I expect them to correct enough of the small problems that hindered them last Sunday and join Cork in the All-Ireland semi-finals.

* * * * *

Wexford and Limerick have had good breaks since dropping out of the provincial championships and I'm sure they were put to good use by Davy Fitzgerald and John Kiely.

With the slightest of tweaks in the result sequences, both counties could have been in the finals so they are still very strong contenders in the All-Ireland race.

They resume this evening and while Carlow and Westmeath will relish the challenge against higher-ranked opposition, it's asking too much to expect either to pull off a massive surprise.

Having won the Joe McDonagh Cup and promotion to next year's Leinster Championship, Carlow are in a great frame of mind for the visit of Limerick to Dr Cullen Park. It will give them a taste of what to expect next year, although obviously that won't be on their minds this evening.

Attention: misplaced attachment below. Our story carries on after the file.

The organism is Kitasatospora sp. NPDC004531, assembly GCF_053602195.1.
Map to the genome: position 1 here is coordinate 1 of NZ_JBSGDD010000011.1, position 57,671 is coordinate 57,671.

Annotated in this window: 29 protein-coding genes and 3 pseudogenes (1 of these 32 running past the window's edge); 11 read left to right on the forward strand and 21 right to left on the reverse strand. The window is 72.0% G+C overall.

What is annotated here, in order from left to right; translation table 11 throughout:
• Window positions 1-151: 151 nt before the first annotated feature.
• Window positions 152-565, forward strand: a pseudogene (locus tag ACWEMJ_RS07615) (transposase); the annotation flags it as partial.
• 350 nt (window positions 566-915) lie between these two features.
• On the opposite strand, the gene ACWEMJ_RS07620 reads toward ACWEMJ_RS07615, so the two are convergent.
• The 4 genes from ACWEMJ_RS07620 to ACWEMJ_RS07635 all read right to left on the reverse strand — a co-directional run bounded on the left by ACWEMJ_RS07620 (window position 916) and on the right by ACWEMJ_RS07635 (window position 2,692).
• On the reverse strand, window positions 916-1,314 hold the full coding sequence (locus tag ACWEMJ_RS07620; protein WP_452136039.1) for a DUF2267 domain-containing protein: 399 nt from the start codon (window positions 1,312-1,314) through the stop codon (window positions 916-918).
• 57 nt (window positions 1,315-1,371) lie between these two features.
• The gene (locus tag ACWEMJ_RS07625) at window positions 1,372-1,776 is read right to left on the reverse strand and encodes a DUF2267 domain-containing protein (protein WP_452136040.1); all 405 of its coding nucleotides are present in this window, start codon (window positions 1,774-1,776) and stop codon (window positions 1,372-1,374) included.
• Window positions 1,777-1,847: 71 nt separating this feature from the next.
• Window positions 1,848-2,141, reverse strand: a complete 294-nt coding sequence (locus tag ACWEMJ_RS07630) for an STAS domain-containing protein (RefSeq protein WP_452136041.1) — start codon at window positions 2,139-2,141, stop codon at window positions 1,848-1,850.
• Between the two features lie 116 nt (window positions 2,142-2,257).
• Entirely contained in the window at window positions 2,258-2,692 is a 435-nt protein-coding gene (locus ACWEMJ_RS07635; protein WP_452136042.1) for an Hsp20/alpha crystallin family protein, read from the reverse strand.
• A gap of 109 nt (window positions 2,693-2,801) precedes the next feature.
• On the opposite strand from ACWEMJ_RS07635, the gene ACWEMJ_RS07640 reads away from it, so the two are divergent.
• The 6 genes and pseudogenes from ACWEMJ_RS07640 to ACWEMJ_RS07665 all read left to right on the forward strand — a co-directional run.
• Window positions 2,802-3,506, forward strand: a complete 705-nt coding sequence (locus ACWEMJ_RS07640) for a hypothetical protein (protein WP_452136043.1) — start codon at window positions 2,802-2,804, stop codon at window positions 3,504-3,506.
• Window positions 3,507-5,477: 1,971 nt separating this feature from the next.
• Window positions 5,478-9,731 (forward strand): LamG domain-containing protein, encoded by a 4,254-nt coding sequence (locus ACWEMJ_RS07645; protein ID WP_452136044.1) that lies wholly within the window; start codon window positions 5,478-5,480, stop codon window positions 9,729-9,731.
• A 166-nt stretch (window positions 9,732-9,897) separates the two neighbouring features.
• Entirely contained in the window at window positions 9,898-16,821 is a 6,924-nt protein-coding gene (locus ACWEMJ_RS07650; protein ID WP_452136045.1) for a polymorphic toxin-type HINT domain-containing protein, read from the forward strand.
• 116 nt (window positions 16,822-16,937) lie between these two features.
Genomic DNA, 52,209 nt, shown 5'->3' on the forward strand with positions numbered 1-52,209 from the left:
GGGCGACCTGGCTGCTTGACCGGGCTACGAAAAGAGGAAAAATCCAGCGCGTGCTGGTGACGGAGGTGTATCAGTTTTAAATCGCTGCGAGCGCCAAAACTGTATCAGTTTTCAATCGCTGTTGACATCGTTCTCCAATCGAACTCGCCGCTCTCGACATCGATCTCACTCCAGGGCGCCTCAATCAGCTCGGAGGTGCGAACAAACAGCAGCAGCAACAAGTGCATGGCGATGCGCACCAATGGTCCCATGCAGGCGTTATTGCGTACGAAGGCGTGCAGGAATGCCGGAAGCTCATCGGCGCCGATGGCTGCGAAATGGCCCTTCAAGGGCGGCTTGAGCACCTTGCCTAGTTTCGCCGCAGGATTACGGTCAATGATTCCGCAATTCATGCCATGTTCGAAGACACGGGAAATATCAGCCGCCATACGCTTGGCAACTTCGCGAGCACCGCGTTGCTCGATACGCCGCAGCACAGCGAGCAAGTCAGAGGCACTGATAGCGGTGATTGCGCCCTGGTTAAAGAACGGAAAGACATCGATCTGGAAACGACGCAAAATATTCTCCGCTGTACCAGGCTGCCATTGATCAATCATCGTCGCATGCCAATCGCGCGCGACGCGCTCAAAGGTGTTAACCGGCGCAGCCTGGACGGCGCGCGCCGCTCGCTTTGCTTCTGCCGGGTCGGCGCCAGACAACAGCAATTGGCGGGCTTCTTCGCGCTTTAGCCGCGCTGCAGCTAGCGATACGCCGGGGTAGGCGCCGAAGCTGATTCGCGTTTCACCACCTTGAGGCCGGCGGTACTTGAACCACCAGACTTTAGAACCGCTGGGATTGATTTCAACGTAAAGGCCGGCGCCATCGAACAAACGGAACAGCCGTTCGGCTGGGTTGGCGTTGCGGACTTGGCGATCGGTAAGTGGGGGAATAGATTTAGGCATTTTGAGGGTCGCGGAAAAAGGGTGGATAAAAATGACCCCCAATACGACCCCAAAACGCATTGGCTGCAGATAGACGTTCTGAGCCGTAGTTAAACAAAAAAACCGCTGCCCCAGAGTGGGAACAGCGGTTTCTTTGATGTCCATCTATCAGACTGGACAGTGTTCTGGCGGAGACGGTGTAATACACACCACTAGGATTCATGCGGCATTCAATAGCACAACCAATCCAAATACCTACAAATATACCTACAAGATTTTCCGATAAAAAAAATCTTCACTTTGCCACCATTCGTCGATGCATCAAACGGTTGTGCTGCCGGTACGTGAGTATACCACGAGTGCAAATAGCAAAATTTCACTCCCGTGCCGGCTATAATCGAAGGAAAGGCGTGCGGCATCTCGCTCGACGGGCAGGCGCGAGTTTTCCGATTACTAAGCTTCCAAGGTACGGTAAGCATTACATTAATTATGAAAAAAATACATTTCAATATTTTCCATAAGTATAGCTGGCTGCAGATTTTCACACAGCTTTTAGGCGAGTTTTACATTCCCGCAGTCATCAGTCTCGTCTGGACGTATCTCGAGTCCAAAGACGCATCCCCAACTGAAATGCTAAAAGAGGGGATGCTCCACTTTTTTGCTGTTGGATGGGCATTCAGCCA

They will offer Limerick a decent test but may not be able to sustain it for the full 70 minutes. The same goes for Westmeath against Wexford in Mullingar.

* * * * *

I was in Portlaoise last Wednesday for the Galway-Wexford Leinster U-21 final, which is now a solid contender for 'Game of the Year.'

From an overall perspective, the most pleasing thing of all was the exceptionally high standard. They are making them good in Galway and Wexford these days.

I wish I could say the same about referees and umpires. Galway goalkeeper éanna Murphy was twice penalised for being outside the small square with puck-outs.

I thought his momentum was carrying him out after the ball was hit but that's a matter of opinion so let's give the benefit of the doubt to the officials.

But here's the annoying thing. If Murphy was in the wrong then so is every senior goalkeeper. Yet, they are rarely penalised. Why the different standards?

It's like the World Cup, where goalkeepers can dash off their lines on penalties but if their younger counterparts do it, they are pounced on. Whatever the game, the same rules should apply to all.